Shell jewellery

There are seemingly endless ways in which shells can adorn and enhance the lives of human beings.  They provide raw material for producing practical objects and utensils, they can be symbolic or emblematic and they can be used in design to embellish architecture, furniture, textiles and all manner of household articles.  But perhaps the use to which they have been put which has the longest history, and is most widespread in human culture, is as a means to decorate the human body, in the form of jewellery. 


The practice of body adornment with shells may date back for over 100,000 years.  Work in prehistoric caves in Southern Africa revealed evidence believed to be the earliest known pieces of jewellery made by modern humans.  These were perforated Nassarius kraussianus shells. The shells were found in clusters of similar sizes, with perforations of similar shape and holes, and the scientists believed that they had been used to make necklaces or bracelets.  These shells must have been brought to the caves from some distance, as the nearest rivers at the time were around 20 km away. The researchers suggested that traces of red ochre on the shells also indicate that either the beads themselves or the surfaces against which they were worn were coated with the iron oxide pigment.

These discoveries prompted researchers on Cave Systems in the Mediterranean to review their shell finds. At Oued Djebbana in Algeria, about 200 km inland from the ocean, finds of perforated marine gastropod shells preserved at archaeological sites were correlated with flint tools incorporated in the same sediments and this suggested an age of at least 90,000 years. At the other site, Skhul - a cave on the slopes of Mt Carmel, radiometric dates obtained from sediment matrix adhering to one shell of Nassarius gibbosulus indicate that the shell bead comes from a layer containing 10 human fossils dating to 100,000 to 135,000 years ago, about 25,000 years earlier than previous evidence for personal decoration by modern humans in South Africa. The authors suggest that the remoteness of these sites from the seashore and a comparison of the shells to natural shell assemblages indicate deliberate selection and transport by humans for symbolic use.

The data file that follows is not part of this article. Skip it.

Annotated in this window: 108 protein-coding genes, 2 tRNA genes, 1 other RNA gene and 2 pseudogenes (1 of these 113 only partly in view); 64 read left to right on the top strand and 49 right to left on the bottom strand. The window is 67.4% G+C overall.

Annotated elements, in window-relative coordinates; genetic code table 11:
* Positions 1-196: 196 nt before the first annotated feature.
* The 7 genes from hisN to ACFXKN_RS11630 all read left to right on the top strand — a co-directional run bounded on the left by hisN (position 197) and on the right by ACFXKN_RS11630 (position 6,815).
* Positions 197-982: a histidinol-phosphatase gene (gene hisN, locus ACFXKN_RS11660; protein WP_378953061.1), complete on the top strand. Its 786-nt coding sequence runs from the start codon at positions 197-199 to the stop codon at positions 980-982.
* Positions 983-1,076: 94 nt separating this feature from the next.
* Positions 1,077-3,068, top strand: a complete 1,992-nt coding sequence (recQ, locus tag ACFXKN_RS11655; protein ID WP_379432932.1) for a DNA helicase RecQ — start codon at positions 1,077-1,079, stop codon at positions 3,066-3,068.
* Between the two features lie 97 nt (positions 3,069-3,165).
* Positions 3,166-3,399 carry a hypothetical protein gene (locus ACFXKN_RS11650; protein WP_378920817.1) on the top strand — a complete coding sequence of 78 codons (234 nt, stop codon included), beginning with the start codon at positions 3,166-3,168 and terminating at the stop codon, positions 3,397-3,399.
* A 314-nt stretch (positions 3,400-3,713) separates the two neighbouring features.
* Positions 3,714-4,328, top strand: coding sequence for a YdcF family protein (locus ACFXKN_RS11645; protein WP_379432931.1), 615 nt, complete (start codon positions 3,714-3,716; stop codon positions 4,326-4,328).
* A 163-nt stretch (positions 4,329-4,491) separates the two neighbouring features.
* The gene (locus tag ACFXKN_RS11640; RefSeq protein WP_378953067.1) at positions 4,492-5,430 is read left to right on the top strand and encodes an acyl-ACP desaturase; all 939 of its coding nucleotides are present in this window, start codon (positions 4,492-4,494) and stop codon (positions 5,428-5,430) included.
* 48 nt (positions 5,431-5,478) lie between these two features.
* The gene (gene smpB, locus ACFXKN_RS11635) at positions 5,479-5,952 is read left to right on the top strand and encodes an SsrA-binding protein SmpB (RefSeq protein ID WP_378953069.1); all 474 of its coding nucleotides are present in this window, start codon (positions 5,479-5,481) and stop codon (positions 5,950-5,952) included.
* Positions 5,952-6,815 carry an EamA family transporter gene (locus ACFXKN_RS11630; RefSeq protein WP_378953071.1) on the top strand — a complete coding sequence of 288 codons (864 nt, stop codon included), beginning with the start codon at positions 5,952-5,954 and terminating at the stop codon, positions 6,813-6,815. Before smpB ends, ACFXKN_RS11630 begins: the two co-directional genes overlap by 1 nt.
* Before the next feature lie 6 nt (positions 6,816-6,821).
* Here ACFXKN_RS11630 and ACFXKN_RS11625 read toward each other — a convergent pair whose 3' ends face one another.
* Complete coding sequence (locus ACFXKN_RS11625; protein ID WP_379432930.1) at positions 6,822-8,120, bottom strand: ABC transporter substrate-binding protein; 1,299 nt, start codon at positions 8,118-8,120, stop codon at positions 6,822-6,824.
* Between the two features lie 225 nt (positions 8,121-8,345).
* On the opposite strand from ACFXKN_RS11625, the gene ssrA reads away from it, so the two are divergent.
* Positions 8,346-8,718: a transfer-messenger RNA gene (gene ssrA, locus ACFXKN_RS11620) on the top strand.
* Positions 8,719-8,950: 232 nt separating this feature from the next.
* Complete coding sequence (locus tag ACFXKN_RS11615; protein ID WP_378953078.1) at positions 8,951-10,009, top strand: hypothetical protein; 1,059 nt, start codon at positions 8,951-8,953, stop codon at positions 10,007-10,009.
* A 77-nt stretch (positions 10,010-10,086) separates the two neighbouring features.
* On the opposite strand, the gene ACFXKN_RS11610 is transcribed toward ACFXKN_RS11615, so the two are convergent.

shell necklace

Professor Chris Stringer of London's Natural History Museum said "We're confident these were artificially made. The position of the holes are exactly where people drill shells like this when they are making necklaces."  In his view the most exciting information relates to understanding the evolution of human behavior. "The interesting thing about necklaces and this kind of behaviour is that it is symbolic. When we wear items like this, we are sending a message……….. The message may be that we are powerful, or wealthy, or sexy, that we're part of a particular group, or to ward off evil. They're not just decorative; we think they had a social meaning."

The marine shells from Skhul are in the Palaeontology Department of the Natural History Museum in London, while the shell bead from Oued Djebbana is in the collections of Museum of Man in Paris.

Nassarius (small whelks) and Cypraea (cowries) are two of the most frequently used genera of shells to have featured in shell jewellery throughout human history.

The illustrations on this page show modern examples of a necklace using a species from each of these popular shell genera.  In each case the design of the necklace is natural and unsophisticated and the shells have been perforated or cut and strung in a simple manner.